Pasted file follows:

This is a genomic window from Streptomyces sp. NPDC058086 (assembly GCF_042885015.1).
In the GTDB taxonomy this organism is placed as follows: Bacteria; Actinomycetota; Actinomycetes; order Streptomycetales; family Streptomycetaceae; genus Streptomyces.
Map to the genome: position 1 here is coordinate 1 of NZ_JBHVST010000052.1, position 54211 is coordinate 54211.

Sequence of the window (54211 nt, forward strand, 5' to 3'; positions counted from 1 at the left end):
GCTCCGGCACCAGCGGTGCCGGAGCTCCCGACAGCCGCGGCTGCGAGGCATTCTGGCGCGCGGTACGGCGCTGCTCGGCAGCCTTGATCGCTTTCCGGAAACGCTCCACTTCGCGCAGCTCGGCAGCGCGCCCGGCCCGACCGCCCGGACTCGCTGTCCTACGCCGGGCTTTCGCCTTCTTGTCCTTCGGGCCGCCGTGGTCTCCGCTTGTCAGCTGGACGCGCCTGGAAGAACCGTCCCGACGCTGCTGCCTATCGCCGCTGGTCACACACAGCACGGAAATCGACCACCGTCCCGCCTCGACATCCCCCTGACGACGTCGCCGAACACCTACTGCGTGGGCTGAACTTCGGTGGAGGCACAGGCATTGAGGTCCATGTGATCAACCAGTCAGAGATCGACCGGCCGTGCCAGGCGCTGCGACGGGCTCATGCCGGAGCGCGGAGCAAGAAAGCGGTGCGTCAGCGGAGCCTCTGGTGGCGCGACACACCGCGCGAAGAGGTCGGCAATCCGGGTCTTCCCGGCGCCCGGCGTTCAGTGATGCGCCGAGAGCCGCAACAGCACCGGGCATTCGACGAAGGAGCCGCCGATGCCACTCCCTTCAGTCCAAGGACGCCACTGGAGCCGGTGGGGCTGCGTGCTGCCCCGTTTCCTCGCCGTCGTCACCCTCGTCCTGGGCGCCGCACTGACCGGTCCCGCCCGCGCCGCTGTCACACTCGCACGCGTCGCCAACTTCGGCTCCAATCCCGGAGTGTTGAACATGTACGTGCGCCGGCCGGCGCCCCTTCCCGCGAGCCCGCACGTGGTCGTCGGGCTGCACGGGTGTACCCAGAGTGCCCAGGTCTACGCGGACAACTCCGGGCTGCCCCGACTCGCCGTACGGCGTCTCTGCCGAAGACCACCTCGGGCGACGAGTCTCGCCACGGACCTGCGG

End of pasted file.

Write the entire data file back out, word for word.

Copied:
This is a genomic window from Streptomyces sp. NPDC058086 (assembly GCF_042885015.1).
In the GTDB taxonomy this organism is placed as follows: Bacteria; Actinomycetota; Actinomycetes; order Streptomycetales; family Streptomycetaceae; genus Streptomyces.
Map to the genome: position 1 here is coordinate 1 of NZ_JBHVST010000052.1, position 54211 is coordinate 54211.

Sequence of the window (54211 nt, forward strand, 5' to 3'; positions counted from 1 at the left end):
GCTCCGGCACCAGCGGTGCCGGAGCTCCCGACAGCCGCGGCTGCGAGGCATTCTGGCGCGCGGTACGGCGCTGCTCGGCAGCCTTGATCGCTTTCCGGAAACGCTCCACTTCGCGCAGCTCGGCAGCGCGCCCGGCCCGACCGCCCGGACTCGCTGTCCTACGCCGGGCTTTCGCCTTCTTGTCCTTCGGGCCGCCGTGGTCTCCGCTTGTCAGCTGGACGCGCCTGGAAGAACCGTCCCGACGCTGCTGCCTATCGCCGCTGGTCACACACAGCACGGAAATCGACCACCGTCCCGCCTCGACATCCCCCTGACGACGTCGCCGAACACCTACTGCGTGGGCTGAACTTCGGTGGAGGCACAGGCATTGAGGTCCATGTGATCAACCAGTCAGAGATCGACCGGCCGTGCCAGGCGCTGCGACGGGCTCATGCCGGAGCGCGGAGCAAGAAAGCGGTGCGTCAGCGGAGCCTCTGGTGGCGCGACACACCGCGCGAAGAGGTCGGCAATCCGGGTCTTCCCGGCGCCCGGCGTTCAGTGATGCGCCGAGAGCCGCAACAGCACCGGGCATTCGACGAAGGAGCCGCCGATGCCACTCCCTTCAGTCCAAGGACGCCACTGGAGCCGGTGGGGCTGCGTGCTGCCCCGTTTCCTCGCCGTCGTCACCCTCGTCCTGGGCGCCGCACTGACCGGTCCCGCCCGCGCCGCTGTCACACTCGCACGCGTCGCCAACTTCGGCTCCAATCCCGGAGTGTTGAACATGTACGTGCGCCGGCCGGCGCCCCTTCCCGCGAGCCCGCACGTGGTCGTCGGGCTGCACGGGTGTACCCAGAGTGCCCAGGTCTACGCGGACAACTCCGGGCTGCCCCGACTCGCCGTACGGCGTCTCTGCCGAAGACCACCTCGGGCGACGAGTCTCGCCACGGACCTGCGG